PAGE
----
Louis Kershaw, C.J. and Burkitt, J.
1. This is an appeal against an order made by the Subordinate Judge of Bareilly on an application made to him under Section 583 of the Code of Civil Procedure.
2. The only facts which need be cited are that the respondent, Musammat Izzat-un-nissa Begam, sued the appellant’s assignor for the purpose of having a lease which had been granted to the latter set aside. She obtained a decree on the 8th March 1895. That decree cancelled the lease and directed appellant’s assignor to give up possession of the land and pay to Musammat Izzat-un-nissa Begam the sum of Rs. 1,134-11-6 on account of mesne profits, and also other sums asked for. On appeal to the High Court the decree in that case was set aside, and Musammat Izzat-un-nissa Begam’s suit was dismissed with costs.
3. But meanwhile Musammat Izzat-un-nissa Begam had executed her decree obtained in the lower Court: she had obtained possession, and she had realised the amount of her mesne profits and her costs. The present applicant asks for the restitution of these amounts with interest. The Subordinate Judge has ordered the mesne profits and costs to be refunded, but has refused interest, That is the first matter raised in appeal.
4. It is contended that the order of the Subordinate Judge refusing interest is wrong, and we have been referred to the recent case of Phul Ghand v. Shankar Sarup I.L.R. 20 All. 430. In that case, on the strength of the decision of their Lordships of the Privy Council, it was held that in a case like the present, interest should be allowed. In our opinion that decision, to which one of us was a party, is correct and should be followed. We therefore set aside that part of the judgment of the Subordinate Judge which refused interest, and we direct him in execution to allow interest at 6 per cent. on all amounts which the appellant is entitled to recover from the opposite party.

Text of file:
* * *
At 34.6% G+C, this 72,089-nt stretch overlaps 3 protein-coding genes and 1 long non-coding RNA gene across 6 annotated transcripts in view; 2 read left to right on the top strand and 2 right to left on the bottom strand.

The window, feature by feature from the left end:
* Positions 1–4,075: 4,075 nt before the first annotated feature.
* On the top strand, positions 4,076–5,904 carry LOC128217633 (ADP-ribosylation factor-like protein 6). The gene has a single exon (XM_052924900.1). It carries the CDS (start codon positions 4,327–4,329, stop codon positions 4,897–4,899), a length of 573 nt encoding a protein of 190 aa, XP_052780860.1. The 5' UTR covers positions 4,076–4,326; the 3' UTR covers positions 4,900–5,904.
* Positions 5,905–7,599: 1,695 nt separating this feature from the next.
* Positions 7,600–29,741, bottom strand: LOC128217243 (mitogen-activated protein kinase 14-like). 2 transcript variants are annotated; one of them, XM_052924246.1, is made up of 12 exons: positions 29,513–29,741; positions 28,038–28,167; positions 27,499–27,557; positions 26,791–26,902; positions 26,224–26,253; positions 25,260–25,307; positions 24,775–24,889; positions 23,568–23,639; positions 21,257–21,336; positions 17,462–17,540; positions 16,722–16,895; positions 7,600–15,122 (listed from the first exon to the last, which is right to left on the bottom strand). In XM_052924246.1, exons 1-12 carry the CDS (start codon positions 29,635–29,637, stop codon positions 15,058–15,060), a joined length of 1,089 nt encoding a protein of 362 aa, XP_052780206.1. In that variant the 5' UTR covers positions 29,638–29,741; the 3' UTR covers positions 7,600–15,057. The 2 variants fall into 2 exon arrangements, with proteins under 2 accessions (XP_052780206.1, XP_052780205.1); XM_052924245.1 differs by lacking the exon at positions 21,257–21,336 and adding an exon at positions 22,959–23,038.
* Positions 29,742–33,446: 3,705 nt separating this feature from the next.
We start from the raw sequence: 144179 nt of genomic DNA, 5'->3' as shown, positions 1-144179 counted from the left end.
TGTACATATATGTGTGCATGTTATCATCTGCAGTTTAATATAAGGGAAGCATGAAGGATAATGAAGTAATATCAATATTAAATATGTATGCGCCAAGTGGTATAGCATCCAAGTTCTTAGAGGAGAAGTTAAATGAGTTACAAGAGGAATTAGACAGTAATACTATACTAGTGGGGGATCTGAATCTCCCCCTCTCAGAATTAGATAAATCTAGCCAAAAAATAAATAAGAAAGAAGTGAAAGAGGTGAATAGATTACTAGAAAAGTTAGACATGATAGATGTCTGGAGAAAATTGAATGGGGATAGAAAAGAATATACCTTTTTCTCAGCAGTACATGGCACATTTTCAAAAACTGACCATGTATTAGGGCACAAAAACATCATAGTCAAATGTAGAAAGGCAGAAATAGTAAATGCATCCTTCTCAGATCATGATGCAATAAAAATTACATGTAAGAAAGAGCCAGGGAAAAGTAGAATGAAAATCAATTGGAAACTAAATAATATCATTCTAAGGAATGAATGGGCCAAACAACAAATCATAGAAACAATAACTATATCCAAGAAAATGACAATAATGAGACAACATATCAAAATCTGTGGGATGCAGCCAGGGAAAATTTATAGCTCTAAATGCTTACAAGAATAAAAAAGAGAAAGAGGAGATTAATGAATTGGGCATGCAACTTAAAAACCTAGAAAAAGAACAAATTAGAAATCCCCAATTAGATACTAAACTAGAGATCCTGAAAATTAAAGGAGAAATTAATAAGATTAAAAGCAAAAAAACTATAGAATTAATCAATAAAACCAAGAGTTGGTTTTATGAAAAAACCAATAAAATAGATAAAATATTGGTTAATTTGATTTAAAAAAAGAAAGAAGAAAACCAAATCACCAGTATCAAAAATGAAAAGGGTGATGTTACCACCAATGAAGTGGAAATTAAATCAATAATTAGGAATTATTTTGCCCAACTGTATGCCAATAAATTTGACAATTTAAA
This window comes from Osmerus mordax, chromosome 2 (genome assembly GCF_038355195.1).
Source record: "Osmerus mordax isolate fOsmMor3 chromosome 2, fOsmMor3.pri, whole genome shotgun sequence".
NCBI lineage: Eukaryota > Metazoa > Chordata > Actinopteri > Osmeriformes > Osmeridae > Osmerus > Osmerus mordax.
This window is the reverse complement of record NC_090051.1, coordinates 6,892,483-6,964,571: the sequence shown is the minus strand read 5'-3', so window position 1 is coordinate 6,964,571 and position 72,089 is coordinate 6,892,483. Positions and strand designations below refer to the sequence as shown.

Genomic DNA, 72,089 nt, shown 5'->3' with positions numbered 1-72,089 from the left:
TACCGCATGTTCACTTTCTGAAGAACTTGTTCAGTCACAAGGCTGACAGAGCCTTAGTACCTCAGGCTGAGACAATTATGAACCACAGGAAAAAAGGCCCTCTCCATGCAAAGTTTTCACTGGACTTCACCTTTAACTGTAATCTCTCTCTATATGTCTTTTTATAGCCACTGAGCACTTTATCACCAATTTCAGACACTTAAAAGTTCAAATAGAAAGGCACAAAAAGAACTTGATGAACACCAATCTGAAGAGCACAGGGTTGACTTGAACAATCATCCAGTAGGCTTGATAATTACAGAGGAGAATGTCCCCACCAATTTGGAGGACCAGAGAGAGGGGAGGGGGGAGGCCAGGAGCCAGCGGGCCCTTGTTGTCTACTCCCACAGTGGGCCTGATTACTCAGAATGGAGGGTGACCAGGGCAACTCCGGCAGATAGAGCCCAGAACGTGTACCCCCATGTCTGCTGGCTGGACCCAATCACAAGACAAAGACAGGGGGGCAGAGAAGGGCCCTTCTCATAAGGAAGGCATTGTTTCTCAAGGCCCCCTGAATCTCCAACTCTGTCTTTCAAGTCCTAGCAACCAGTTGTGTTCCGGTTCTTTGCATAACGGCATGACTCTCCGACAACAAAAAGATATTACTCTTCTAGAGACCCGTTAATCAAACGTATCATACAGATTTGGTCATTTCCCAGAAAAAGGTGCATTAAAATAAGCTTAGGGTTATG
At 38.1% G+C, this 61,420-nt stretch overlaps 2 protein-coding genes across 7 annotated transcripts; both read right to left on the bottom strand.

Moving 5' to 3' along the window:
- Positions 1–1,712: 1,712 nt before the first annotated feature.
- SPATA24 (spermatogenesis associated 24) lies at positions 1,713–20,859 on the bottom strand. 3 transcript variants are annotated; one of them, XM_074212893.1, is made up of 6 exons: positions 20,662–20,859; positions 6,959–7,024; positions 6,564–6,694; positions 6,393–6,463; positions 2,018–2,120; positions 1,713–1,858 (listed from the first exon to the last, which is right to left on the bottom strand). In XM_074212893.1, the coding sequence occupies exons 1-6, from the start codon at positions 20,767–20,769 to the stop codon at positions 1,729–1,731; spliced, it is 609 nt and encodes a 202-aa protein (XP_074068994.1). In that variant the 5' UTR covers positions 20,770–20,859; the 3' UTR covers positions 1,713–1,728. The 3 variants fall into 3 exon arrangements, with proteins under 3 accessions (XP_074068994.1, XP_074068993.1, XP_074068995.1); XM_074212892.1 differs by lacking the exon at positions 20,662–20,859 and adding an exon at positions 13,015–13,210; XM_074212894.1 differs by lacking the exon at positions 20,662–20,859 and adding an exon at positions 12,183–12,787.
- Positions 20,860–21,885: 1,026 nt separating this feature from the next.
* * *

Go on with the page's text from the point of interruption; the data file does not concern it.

5. The other matter asked for is, that appellant should be allowed mesne profits from the date when he was ejected under the execution of Musammat Izzat-un-nissa Begam’s decree up to the date of the expiration of his lease, that is, up to the 6th of July 1897. It is a matter of regret to us that no counsel has appeared to argue this case before us, but we think that the principle underlying the ruling of their Lordships mentioned above is that we must put the appellant in the same position that he would have occupied if the plaintiff’s decree had never been passed. Had that decree never been executed this appellant would have held possession of the leased property up to the date on which the lease expired, and would as lessee have been entitled to the rents and profits and the other advantages of possession as lessee. We think that we ought now to put him in that position, and we therefore direct that the Subordinate Judge on this application under Section 583, allow to the appellant the mesne profits which he would have received between the date when he was ejected in execution of the decree and the 6th of July 1897, the date on which the lease expired. Interest will be allowed on the mesne profits at 6 per cent.
6. We also give appellant the costs of this appeal.